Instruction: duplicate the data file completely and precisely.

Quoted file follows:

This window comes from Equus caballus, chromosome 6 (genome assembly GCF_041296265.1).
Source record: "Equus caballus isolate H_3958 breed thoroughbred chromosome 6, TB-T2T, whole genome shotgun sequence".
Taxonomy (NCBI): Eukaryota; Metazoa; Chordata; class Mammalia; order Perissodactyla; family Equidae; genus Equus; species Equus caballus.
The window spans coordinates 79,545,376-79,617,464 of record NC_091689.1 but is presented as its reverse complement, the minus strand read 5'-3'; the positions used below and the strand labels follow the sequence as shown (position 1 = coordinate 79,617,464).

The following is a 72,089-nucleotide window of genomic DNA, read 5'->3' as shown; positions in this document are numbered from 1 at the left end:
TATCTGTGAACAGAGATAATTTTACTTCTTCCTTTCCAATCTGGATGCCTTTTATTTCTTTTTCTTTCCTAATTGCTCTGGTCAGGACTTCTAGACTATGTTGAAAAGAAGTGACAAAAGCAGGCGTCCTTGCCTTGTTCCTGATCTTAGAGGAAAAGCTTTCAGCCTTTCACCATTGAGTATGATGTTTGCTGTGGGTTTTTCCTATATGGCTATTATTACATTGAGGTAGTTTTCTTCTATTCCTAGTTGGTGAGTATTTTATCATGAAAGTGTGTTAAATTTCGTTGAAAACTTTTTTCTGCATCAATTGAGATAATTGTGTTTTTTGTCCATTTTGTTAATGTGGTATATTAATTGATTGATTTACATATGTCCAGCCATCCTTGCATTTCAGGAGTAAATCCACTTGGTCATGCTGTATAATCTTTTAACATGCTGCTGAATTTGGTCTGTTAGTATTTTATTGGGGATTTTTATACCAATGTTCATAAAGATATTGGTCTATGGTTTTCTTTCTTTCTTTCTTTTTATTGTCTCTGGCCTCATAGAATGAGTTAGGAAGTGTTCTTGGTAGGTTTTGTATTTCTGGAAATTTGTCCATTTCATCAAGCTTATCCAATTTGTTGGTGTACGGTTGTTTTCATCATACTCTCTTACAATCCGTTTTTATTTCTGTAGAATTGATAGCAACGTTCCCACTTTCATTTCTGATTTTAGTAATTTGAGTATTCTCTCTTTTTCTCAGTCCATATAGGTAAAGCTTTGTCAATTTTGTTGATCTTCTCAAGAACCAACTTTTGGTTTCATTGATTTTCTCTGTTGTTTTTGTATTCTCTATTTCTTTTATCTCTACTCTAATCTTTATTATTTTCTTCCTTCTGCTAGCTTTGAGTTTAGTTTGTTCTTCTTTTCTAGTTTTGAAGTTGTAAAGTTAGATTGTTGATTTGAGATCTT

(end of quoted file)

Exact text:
This window comes from Equus caballus, chromosome 6 (genome assembly GCF_041296265.1).
Source record: "Equus caballus isolate H_3958 breed thoroughbred chromosome 6, TB-T2T, whole genome shotgun sequence".
Taxonomy (NCBI): Eukaryota; Metazoa; Chordata; class Mammalia; order Perissodactyla; family Equidae; genus Equus; species Equus caballus.
The window spans coordinates 79,545,376-79,617,464 of record NC_091689.1 but is presented as its reverse complement, the minus strand read 5'-3'; the positions used below and the strand labels follow the sequence as shown (position 1 = coordinate 79,617,464).

The following is a 72,089-nucleotide window of genomic DNA, read 5'->3' as shown; positions in this document are numbered from 1 at the left end:
TATCTGTGAACAGAGATAATTTTACTTCTTCCTTTCCAATCTGGATGCCTTTTATTTCTTTTTCTTTCCTAATTGCTCTGGTCAGGACTTCTAGACTATGTTGAAAAGAAGTGACAAAAGCAGGCGTCCTTGCCTTGTTCCTGATCTTAGAGGAAAAGCTTTCAGCCTTTCACCATTGAGTATGATGTTTGCTGTGGGTTTTTCCTATATGGCTATTATTACATTGAGGTAGTTTTCTTCTATTCCTAGTTGGTGAGTATTTTATCATGAAAGTGTGTTAAATTTCGTTGAAAACTTTTTTCTGCATCAATTGAGATAATTGTGTTTTTTGTCCATTTTGTTAATGTGGTATATTAATTGATTGATTTACATATGTCCAGCCATCCTTGCATTTCAGGAGTAAATCCACTTGGTCATGCTGTATAATCTTTTAACATGCTGCTGAATTTGGTCTGTTAGTATTTTATTGGGGATTTTTATACCAATGTTCATAAAGATATTGGTCTATGGTTTTCTTTCTTTCTTTCTTTTTATTGTCTCTGGCCTCATAGAATGAGTTAGGAAGTGTTCTTGGTAGGTTTTGTATTTCTGGAAATTTGTCCATTTCATCAAGCTTATCCAATTTGTTGGTGTACGGTTGTTTTCATCATACTCTCTTACAATCCGTTTTTATTTCTGTAGAATTGATAGCAACGTTCCCACTTTCATTTCTGATTTTAGTAATTTGAGTATTCTCTCTTTTTCTCAGTCCATATAGGTAAAGCTTTGTCAATTTTGTTGATCTTCTCAAGAACCAACTTTTGGTTTCATTGATTTTCTCTGTTGTTTTTGTATTCTCTATTTCTTTTATCTCTACTCTAATCTTTATTATTTTCTTCCTTCTGCTAGCTTTGAGTTTAGTTTGTTCTTCTTTTCTAGTTTTGAAGTTGTAAAGTTAGATTGTTGATTTGAGATCTT